Leonardo DiCaprio & Netflix Strike a New Deal for Documentaries

March 4, 2015

Leonardo DiCaprio / Netflix

While movie theaters continue to refuse to book films that strike deals for releases on Netflix the same day a film hits theaters, that's not stopping production companies from teaming up with the streaming service for future endeavors. Today, Netflix announced a multi-year first look deal with Leonardo DiCaprio and his Appian Way production banner for documentary projects that will stream exclusively on the streaming service. The aim of DiCaprio as a producer or executive producer of these projects is to mix philanthropy with filmmaking and create projects with topical, provocative environmental and conservation themes.

This comes after DiCaprio and Netflix teamed on Virunga, a documentary that was just nominated for an Academy Award. Even though these forthcoming documentaries will be available exclusively on Netflix as far as streaming is concerned, that doesn't mean they won't get limited theatrical releases to qualify for awards season like Virunga. And since Netflix has millions of subscribers around the world, this means important environmental and conservations issues have the potential to get more exposure, which is something that is very close to DiCaprio's heart. The actor said this about the new deal:

"Working with Netflix on Virunga has sparked a shared vision about projects that we want to develop and bring to viewers. There’s never been a more critical time for our planet or more of a need for gifted storytellers to help us all make sense of the issues we face. Through this partnership with Netflix, I hope to give documentary filmmakers doing urgent and important work the chance to have their films seen immediately by audiences all around the world.”

This continues Netflix march as a dominant force of entertainment, not just as a streaming outlet, but a creator of original content. They're certainly shaking of the distribution game, and we just pointed out how theaters will just have to adapt and deal with this new element of the business. Audiences will go to the theater when they feel compelled to get out of the house, but some movies will have a better chance at getting viewers if they head to a service like Netflix. Since DiCpario has already delivered one Oscar-nominated documentary with Netflix involved, I'm certainly interested to see what else they can do.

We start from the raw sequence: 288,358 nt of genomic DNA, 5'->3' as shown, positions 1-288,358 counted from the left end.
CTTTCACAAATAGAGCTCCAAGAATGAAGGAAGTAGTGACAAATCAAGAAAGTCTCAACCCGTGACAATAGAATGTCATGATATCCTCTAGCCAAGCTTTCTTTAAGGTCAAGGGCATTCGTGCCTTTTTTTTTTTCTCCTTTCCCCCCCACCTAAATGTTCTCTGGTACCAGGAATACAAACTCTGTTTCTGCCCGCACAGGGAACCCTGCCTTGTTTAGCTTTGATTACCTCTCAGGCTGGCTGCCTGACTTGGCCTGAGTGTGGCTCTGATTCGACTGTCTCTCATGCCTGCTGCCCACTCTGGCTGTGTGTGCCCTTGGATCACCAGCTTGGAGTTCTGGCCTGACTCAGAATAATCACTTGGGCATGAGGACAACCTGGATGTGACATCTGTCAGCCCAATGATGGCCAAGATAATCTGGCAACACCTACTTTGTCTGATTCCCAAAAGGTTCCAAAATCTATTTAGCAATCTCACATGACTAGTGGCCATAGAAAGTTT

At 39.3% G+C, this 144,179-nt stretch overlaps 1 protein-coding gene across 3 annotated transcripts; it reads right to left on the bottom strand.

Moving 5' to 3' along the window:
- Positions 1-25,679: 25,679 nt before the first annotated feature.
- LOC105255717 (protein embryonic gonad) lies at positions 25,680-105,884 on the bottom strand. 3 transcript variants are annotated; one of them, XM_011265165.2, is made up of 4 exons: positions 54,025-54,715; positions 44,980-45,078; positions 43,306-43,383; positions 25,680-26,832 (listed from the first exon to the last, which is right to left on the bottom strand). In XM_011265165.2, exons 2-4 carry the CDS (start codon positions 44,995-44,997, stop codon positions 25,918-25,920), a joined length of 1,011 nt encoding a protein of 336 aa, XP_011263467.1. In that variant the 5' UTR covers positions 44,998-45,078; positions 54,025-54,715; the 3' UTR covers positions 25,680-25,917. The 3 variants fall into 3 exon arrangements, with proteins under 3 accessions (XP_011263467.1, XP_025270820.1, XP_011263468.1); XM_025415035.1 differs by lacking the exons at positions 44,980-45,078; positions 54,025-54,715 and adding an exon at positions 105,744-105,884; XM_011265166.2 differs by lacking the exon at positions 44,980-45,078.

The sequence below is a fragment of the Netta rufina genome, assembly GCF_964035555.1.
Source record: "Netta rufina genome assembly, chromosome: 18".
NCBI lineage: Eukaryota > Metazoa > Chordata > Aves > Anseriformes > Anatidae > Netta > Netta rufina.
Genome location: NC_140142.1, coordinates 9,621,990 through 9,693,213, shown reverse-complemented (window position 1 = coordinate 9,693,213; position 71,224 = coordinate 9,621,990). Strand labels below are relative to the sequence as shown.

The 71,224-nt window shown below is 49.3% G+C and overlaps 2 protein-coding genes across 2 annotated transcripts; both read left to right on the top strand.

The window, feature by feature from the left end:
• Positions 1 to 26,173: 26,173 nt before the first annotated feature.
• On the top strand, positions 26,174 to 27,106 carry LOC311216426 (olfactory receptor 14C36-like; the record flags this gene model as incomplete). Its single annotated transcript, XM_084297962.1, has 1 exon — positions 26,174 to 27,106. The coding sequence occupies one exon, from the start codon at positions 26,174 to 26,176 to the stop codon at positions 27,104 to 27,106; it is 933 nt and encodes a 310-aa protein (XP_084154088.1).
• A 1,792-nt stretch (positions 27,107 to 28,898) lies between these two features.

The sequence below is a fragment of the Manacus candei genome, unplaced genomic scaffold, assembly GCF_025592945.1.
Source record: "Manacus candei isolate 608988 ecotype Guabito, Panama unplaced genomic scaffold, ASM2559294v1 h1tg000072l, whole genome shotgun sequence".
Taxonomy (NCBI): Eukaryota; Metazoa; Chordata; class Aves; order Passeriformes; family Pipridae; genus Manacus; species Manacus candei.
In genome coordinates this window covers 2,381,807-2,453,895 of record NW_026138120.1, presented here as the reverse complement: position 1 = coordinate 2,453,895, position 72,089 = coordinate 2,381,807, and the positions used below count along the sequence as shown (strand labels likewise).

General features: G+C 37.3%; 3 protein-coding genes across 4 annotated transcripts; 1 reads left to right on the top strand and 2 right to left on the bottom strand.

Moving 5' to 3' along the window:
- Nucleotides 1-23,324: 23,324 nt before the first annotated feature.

Find more posts: Development, Documentaries, Movie News



Daredevil or "Dimwit"? I know which one I'd watch and it ain't some girly boy tree hugging documentary.

TXSteadyEddie on Mar 4, 2015


You're so wise.

Ethan Anderton on Mar 4, 2015


I, for one, love the girly boy tree hugging documentaries. Down with Seaworld!!

TheOct8pus on Mar 4, 2015


Just how many documentaries actually get major theatrical releases? I know where I live is a smaller town and not a big city, but I can't remember one documentary that was screened here. And the fact that any film needs "a limited theatrical release" just to qualify for an Oscar nod always seemed rather stupid for me. Could be the finest movie ever made, but needs to play in NY and LA for a weekend, otherwise the Academy might snub it? Yet another reason I don't care for the awards. But back on point, using Netflix to get documentaries into households who otherwise wouldn't spend theater prices on a doc is a pretty good idea.

theslayer5150 on Mar 4, 2015


That is great news. More docs the better, IMO.

DAVIDPD on Mar 5, 2015


I have to say the Virunga was pretty disappointing and quite uneven in it's finger pointing. Happy to blame the evil British oil corporation for invading the national park and threatening the Gorillas but turning a blind eye to the Congolese government that gave them the license to do so. It really wasn't worth the Oscar nomination.

Payne by name on Mar 5, 2015

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